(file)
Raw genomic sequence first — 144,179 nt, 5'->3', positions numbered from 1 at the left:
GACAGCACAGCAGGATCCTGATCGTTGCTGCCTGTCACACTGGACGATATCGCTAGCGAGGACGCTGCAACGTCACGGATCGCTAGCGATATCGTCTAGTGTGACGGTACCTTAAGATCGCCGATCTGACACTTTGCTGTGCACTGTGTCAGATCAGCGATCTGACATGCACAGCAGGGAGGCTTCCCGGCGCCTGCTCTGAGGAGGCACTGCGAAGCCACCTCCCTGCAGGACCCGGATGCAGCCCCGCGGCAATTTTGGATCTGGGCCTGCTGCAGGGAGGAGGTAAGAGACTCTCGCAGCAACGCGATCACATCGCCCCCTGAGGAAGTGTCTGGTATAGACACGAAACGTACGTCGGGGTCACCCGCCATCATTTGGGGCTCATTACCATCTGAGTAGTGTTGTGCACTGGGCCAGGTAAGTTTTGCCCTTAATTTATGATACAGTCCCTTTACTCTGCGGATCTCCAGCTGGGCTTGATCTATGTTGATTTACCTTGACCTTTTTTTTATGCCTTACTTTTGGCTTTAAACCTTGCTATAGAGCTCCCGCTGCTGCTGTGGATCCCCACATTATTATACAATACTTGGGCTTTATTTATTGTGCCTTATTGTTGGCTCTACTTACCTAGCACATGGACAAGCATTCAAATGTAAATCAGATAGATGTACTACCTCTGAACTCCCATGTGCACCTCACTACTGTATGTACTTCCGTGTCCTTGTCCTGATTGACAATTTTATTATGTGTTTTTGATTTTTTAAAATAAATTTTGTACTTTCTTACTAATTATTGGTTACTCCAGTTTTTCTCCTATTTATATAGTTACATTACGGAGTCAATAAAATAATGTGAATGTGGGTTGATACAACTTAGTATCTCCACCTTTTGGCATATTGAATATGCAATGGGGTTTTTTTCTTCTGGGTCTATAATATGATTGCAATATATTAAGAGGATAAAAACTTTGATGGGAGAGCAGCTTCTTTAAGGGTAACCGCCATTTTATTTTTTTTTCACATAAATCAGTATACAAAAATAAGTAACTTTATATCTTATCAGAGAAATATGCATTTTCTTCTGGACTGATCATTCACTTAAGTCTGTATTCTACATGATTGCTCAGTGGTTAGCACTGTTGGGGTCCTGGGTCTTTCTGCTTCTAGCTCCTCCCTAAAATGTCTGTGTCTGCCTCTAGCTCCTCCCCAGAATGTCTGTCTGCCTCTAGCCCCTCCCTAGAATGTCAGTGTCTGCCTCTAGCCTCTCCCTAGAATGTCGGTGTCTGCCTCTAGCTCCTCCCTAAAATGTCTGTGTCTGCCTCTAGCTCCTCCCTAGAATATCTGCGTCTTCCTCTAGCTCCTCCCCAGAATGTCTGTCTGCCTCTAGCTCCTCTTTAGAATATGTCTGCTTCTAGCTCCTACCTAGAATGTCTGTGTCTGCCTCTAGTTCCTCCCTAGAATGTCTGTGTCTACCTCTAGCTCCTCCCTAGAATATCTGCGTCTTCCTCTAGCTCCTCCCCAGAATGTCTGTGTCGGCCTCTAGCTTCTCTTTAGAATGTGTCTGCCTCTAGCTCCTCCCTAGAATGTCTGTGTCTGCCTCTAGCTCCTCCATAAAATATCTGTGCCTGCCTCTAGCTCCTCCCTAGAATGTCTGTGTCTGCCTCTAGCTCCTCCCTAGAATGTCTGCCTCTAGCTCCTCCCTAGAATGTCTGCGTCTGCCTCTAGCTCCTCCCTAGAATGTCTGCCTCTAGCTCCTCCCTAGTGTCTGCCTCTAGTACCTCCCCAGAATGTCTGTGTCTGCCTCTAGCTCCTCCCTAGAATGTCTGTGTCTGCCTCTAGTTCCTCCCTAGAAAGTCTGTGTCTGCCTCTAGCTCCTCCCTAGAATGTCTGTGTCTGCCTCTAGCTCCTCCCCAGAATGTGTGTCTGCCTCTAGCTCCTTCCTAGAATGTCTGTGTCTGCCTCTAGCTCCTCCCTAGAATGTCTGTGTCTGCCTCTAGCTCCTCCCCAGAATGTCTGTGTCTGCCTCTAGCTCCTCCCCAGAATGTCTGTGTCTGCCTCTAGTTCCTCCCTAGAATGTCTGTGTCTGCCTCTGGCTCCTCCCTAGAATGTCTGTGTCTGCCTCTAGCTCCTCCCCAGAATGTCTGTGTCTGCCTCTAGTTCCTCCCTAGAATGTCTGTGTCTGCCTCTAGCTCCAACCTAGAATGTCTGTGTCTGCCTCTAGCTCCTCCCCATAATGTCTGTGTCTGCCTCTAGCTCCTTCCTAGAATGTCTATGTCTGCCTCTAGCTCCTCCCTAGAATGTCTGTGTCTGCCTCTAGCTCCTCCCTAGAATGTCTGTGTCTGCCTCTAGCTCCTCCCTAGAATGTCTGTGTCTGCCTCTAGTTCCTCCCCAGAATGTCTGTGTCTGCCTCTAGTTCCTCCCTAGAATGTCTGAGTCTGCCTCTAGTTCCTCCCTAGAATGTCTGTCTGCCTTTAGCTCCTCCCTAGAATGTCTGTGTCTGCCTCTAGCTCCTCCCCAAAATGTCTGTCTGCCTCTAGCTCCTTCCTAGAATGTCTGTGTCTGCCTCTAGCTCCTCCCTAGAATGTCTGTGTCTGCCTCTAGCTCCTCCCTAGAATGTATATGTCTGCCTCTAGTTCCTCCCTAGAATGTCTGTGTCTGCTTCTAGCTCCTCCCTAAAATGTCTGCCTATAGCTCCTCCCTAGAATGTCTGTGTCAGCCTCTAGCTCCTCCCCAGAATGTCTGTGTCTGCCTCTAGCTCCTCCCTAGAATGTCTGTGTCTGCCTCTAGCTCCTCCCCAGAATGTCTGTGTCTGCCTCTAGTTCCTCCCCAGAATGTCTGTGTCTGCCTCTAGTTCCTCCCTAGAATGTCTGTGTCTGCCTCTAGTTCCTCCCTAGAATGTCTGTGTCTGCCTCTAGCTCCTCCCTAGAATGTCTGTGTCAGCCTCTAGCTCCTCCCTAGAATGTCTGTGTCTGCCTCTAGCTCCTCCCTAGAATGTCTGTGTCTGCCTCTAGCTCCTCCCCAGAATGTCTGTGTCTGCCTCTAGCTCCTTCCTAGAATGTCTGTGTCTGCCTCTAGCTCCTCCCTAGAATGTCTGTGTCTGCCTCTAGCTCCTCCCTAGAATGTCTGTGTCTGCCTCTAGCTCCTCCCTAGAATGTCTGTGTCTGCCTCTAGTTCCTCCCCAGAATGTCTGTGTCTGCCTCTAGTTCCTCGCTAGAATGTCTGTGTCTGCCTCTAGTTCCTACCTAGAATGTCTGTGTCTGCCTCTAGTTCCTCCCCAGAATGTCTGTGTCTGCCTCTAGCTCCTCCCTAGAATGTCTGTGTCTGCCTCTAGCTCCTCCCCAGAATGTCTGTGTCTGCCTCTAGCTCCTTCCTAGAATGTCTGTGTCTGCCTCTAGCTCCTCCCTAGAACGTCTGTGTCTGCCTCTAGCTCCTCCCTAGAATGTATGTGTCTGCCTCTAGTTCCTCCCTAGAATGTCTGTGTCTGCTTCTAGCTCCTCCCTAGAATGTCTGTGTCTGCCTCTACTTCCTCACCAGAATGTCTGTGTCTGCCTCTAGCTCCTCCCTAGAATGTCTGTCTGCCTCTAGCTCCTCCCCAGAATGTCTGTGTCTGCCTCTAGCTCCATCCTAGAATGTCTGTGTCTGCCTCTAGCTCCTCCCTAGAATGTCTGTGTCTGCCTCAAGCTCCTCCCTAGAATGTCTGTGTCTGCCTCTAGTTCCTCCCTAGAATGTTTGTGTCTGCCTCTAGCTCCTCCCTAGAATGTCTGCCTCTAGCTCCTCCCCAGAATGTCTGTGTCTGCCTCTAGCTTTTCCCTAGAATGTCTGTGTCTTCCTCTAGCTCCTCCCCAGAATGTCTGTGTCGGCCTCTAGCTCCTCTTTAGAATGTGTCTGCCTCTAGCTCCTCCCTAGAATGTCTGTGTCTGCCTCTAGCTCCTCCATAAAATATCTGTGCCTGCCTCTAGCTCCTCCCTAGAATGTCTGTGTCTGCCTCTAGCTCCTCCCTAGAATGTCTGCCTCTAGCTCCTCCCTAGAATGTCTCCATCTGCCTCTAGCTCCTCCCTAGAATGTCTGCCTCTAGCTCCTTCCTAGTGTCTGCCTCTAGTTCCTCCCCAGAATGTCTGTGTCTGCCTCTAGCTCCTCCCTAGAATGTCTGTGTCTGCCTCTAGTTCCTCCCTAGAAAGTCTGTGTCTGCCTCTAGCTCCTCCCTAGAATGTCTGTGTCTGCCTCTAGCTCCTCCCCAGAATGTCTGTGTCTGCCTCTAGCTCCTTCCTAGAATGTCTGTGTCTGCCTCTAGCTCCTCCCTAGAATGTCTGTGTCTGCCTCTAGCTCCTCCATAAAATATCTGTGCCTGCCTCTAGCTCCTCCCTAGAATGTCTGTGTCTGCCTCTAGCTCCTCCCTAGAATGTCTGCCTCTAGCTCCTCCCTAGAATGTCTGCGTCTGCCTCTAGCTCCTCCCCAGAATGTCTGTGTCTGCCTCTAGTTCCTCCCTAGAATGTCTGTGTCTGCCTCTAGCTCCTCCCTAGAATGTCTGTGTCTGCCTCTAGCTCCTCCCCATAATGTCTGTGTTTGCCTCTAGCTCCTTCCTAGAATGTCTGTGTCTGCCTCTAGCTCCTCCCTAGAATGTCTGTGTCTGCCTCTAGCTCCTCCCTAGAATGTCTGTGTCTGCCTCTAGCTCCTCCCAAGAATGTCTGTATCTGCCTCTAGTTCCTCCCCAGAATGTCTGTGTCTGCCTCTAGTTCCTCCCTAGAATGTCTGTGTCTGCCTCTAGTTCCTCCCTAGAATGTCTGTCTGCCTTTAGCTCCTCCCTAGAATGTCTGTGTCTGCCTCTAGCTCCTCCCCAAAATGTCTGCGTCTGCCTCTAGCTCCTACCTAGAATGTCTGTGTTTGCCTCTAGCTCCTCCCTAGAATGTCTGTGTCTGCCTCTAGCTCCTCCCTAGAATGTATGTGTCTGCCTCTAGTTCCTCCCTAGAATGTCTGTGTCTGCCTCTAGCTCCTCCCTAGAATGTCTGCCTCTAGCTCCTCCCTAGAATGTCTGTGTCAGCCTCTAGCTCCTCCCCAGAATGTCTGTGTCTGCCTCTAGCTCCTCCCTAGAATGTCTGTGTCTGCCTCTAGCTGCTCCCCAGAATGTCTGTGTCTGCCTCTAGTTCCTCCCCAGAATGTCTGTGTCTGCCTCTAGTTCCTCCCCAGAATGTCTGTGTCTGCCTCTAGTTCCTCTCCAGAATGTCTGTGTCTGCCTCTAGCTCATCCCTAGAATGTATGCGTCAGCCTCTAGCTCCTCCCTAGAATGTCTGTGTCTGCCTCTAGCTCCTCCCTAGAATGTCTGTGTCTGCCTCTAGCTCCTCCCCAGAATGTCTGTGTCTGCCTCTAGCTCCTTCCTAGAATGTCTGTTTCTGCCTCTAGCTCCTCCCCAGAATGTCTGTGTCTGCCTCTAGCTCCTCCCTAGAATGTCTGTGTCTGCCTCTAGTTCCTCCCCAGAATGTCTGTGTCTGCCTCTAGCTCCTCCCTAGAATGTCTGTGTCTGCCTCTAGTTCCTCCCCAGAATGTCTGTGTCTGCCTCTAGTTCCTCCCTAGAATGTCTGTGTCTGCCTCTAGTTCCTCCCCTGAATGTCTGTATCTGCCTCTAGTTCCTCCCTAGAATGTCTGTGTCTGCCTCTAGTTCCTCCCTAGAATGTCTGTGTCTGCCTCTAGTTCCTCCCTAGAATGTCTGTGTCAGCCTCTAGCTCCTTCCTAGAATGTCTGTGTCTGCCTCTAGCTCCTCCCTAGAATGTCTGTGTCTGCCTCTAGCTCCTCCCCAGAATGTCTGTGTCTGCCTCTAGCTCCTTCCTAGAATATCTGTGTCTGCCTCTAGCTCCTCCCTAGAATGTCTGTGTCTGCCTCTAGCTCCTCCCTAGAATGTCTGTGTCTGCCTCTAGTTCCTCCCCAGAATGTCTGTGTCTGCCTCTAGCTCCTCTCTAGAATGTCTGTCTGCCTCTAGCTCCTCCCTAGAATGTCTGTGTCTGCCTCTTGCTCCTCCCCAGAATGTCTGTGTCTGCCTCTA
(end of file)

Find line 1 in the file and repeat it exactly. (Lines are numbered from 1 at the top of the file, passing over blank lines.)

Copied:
Raw genomic sequence first — 144,179 nt, 5'->3', positions numbered from 1 at the left: